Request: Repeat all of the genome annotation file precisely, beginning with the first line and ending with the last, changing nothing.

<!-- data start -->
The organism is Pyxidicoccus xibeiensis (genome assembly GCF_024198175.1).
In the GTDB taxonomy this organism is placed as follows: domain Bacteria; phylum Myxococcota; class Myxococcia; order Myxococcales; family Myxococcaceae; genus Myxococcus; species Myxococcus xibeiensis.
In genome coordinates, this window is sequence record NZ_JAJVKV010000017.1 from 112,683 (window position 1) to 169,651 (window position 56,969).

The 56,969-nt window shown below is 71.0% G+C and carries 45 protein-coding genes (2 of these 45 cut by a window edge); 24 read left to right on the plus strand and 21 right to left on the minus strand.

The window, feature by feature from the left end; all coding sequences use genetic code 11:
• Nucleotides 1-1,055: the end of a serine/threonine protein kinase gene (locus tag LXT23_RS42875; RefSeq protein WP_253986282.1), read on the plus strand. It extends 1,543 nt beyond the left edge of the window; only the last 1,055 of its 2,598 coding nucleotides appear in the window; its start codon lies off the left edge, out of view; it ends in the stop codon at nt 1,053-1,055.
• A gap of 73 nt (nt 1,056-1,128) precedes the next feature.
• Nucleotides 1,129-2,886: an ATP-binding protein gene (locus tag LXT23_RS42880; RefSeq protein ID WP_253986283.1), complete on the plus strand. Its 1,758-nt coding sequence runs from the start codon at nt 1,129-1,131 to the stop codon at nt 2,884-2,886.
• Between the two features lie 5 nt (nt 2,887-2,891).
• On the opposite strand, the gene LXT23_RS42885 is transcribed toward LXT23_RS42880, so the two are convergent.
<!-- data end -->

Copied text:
The organism is Pyxidicoccus xibeiensis (genome assembly GCF_024198175.1).
In the GTDB taxonomy this organism is placed as follows: domain Bacteria; phylum Myxococcota; class Myxococcia; order Myxococcales; family Myxococcaceae; genus Myxococcus; species Myxococcus xibeiensis.
In genome coordinates, this window is sequence record NZ_JAJVKV010000017.1 from 112,683 (window position 1) to 169,651 (window position 56,969).

The 56,969-nt window shown below is 71.0% G+C and carries 45 protein-coding genes (2 of these 45 cut by a window edge); 24 read left to right on the plus strand and 21 right to left on the minus strand.

The window, feature by feature from the left end; all coding sequences use genetic code 11:
• Nucleotides 1-1,055: the end of a serine/threonine protein kinase gene (locus tag LXT23_RS42875; RefSeq protein WP_253986282.1), read on the plus strand. It extends 1,543 nt beyond the left edge of the window; only the last 1,055 of its 2,598 coding nucleotides appear in the window; its start codon lies off the left edge, out of view; it ends in the stop codon at nt 1,053-1,055.
• A gap of 73 nt (nt 1,056-1,128) precedes the next feature.
• Nucleotides 1,129-2,886: an ATP-binding protein gene (locus tag LXT23_RS42880; RefSeq protein ID WP_253986283.1), complete on the plus strand. Its 1,758-nt coding sequence runs from the start codon at nt 1,129-1,131 to the stop codon at nt 2,884-2,886.
• Between the two features lie 5 nt (nt 2,887-2,891).
• On the opposite strand, the gene LXT23_RS42885 is transcribed toward LXT23_RS42880, so the two are convergent.